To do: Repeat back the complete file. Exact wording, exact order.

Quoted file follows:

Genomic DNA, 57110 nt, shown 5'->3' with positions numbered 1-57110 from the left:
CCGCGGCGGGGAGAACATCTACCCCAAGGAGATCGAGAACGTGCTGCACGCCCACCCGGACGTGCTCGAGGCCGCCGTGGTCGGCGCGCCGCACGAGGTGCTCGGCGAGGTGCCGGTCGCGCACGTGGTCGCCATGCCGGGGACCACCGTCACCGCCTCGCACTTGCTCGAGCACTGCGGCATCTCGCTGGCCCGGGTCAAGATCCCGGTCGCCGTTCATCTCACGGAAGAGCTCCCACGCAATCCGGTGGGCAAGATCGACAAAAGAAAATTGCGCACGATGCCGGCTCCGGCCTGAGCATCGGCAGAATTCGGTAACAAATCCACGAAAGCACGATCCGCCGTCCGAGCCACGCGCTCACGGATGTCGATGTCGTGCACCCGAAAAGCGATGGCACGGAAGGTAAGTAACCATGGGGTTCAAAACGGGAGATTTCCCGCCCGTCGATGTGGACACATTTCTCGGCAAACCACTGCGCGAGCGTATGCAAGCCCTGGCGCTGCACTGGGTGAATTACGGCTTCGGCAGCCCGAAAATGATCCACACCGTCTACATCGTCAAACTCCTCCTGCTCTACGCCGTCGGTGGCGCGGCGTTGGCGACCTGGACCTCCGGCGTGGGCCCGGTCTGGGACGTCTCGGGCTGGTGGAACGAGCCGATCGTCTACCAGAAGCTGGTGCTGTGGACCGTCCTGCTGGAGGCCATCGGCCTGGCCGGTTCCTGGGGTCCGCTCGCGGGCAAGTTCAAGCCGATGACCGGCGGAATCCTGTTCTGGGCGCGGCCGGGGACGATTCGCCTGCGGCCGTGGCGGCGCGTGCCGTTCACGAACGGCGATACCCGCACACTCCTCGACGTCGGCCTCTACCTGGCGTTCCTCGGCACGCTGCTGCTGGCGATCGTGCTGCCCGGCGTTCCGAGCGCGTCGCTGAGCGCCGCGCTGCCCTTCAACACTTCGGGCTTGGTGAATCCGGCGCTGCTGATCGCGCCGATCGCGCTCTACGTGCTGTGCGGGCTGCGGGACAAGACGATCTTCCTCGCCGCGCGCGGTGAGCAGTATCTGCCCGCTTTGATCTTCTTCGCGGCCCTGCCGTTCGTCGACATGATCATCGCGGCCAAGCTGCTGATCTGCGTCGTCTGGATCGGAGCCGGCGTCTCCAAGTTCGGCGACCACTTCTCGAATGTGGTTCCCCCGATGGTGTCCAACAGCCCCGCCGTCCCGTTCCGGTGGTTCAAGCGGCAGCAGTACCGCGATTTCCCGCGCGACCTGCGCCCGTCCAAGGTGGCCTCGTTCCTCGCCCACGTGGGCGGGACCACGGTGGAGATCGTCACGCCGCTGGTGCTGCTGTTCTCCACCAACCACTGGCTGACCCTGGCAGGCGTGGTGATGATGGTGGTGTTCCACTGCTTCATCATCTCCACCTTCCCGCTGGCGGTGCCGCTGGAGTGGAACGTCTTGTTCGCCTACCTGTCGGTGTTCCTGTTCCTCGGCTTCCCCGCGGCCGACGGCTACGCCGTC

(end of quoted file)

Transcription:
Genomic DNA, 57110 nt, shown 5'->3' with positions numbered 1-57110 from the left:
CCGCGGCGGGGAGAACATCTACCCCAAGGAGATCGAGAACGTGCTGCACGCCCACCCGGACGTGCTCGAGGCCGCCGTGGTCGGCGCGCCGCACGAGGTGCTCGGCGAGGTGCCGGTCGCGCACGTGGTCGCCATGCCGGGGACCACCGTCACCGCCTCGCACTTGCTCGAGCACTGCGGCATCTCGCTGGCCCGGGTCAAGATCCCGGTCGCCGTTCATCTCACGGAAGAGCTCCCACGCAATCCGGTGGGCAAGATCGACAAAAGAAAATTGCGCACGATGCCGGCTCCGGCCTGAGCATCGGCAGAATTCGGTAACAAATCCACGAAAGCACGATCCGCCGTCCGAGCCACGCGCTCACGGATGTCGATGTCGTGCACCCGAAAAGCGATGGCACGGAAGGTAAGTAACCATGGGGTTCAAAACGGGAGATTTCCCGCCCGTCGATGTGGACACATTTCTCGGCAAACCACTGCGCGAGCGTATGCAAGCCCTGGCGCTGCACTGGGTGAATTACGGCTTCGGCAGCCCGAAAATGATCCACACCGTCTACATCGTCAAACTCCTCCTGCTCTACGCCGTCGGTGGCGCGGCGTTGGCGACCTGGACCTCCGGCGTGGGCCCGGTCTGGGACGTCTCGGGCTGGTGGAACGAGCCGATCGTCTACCAGAAGCTGGTGCTGTGGACCGTCCTGCTGGAGGCCATCGGCCTGGCCGGTTCCTGGGGTCCGCTCGCGGGCAAGTTCAAGCCGATGACCGGCGGAATCCTGTTCTGGGCGCGGCCGGGGACGATTCGCCTGCGGCCGTGGCGGCGCGTGCCGTTCACGAACGGCGATACCCGCACACTCCTCGACGTCGGCCTCTACCTGGCGTTCCTCGGCACGCTGCTGCTGGCGATCGTGCTGCCCGGCGTTCCGAGCGCGTCGCTGAGCGCCGCGCTGCCCTTCAACACTTCGGGCTTGGTGAATCCGGCGCTGCTGATCGCGCCGATCGCGCTCTACGTGCTGTGCGGGCTGCGGGACAAGACGATCTTCCTCGCCGCGCGCGGTGAGCAGTATCTGCCCGCTTTGATCTTCTTCGCGGCCCTGCCGTTCGTCGACATGATCATCGCGGCCAAGCTGCTGATCTGCGTCGTCTGGATCGGAGCCGGCGTCTCCAAGTTCGGCGACCACTTCTCGAATGTGGTTCCCCCGATGGTGTCCAACAGCCCCGCCGTCCCGTTCCGGTGGTTCAAGCGGCAGCAGTACCGCGATTTCCCGCGCGACCTGCGCCCGTCCAAGGTGGCCTCGTTCCTCGCCCACGTGGGCGGGACCACGGTGGAGATCGTCACGCCGCTGGTGCTGCTGTTCTCCACCAACCACTGGCTGACCCTGGCAGGCGTGGTGATGATGGTGGTGTTCCACTGCTTCATCATCTCCACCTTCCCGCTGGCGGTGCCGCTGGAGTGGAACGTCTTGTTCGCCTACCTGTCGGTGTTCCTGTTCCTCGGCTTCCCCGCGGCCGACGGCTACGCCGTC